Fall has just arrived, and with it comes the start of the fall migration for many birds.
On September 12, volunteers assisted the Lake Wallenpaupack Watershed Management District (LWWMD) and the Pennsylvania Fish and Boat Commission’s (PFBC) Habitat Division in constructing and installing structures meant to improve fish habitat in Lake Wallenpaupack, the popular man-made Wayne and Pike County Pennsylvania lake built in the 1920s.
With September in full swing, many people are preparing for the fall hunting season, and many deer hunters will be in the field for the start of archery season, which will start in less than a month’s time.
Wonders abound in the natural world and pique our interest in knowing more about the flora or fauna we encounter. I recently discovered an animal skull and various bones in the shallows of the Lackawaxen River and became intrigued to know which mammal had lost its life and returned to the flow of the water.
For most of the summer, people have been seen seeing monarch butterflies in almost every favorable habitat, whether it be a field, on public land, or your own garden. Also, many eggs have been observed being laid by female monarchs, as well as larvae, with their distinctive banding, as they feed on milkweed plants.
If you answered affirmatively to the question posed in the title of this column, you are not alone. Frankly, fungi are fascinating, not only for their ecological, medicinal and culinary properties, but also for the multitude of interesting forms in which they appear.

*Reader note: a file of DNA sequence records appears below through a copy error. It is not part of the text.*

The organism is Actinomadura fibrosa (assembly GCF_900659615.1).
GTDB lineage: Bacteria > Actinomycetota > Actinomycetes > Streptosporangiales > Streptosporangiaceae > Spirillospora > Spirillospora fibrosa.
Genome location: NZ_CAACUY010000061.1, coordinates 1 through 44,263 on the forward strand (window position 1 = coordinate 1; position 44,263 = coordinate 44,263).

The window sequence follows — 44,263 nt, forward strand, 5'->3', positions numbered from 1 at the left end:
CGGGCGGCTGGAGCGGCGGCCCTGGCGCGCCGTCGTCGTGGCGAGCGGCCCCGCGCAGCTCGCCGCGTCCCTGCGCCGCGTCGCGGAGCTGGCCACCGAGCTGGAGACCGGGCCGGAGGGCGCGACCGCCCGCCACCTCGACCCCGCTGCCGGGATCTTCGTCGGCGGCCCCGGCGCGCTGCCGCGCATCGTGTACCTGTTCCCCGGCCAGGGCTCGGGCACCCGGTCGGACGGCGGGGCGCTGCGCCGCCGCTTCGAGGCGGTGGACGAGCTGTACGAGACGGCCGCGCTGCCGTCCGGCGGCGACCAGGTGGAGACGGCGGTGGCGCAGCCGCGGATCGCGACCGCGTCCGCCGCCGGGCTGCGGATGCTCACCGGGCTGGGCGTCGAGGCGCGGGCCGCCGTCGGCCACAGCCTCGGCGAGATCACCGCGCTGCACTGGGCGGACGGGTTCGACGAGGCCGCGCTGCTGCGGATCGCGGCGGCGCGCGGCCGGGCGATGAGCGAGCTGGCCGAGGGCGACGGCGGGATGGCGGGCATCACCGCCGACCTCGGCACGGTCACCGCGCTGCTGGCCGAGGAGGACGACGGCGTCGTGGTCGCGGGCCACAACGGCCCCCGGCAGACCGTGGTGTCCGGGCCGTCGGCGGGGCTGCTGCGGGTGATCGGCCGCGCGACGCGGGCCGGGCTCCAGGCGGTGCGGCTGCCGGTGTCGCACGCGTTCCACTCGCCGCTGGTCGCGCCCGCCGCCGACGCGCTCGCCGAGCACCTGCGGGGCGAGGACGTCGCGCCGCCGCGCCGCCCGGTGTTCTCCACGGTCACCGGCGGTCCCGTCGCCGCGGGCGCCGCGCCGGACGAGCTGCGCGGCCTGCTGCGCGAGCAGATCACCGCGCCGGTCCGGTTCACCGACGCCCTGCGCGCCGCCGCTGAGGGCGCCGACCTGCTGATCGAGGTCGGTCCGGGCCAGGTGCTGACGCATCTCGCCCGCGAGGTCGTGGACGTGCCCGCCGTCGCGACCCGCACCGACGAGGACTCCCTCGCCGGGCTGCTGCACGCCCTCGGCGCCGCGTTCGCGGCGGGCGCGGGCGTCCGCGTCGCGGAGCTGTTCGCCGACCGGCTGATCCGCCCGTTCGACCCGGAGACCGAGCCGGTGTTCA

The PA Game Commission (PGC) again is looking for public help through the month of August for a turkey sighting survey. This is a citizen-science project where the number of adult male and female, and poult (young) turkeys are counted.
In October, two significant 50-year anniversaries will be celebrated: the Wild and Scenic Rivers Act and the National Trails System Act.
If you walk out the door during this time of year, the first insect you will likely notice is a butterfly or moth. They are easy to spot as they are typically brightly colored and larger than many flying insects. Even at night, you will run into multiple species of moths, as well as other flying insects that are attracted to artificial light.
This year’s Upper Delaware BioBlitz was held on June 29 and 30 at the Gales Property, owned by the Norcross Wildlife Foundation in Starlight, Wayne County, PA. The 63.5-acre property is located on the PA side, just downstream from Hancock, NY.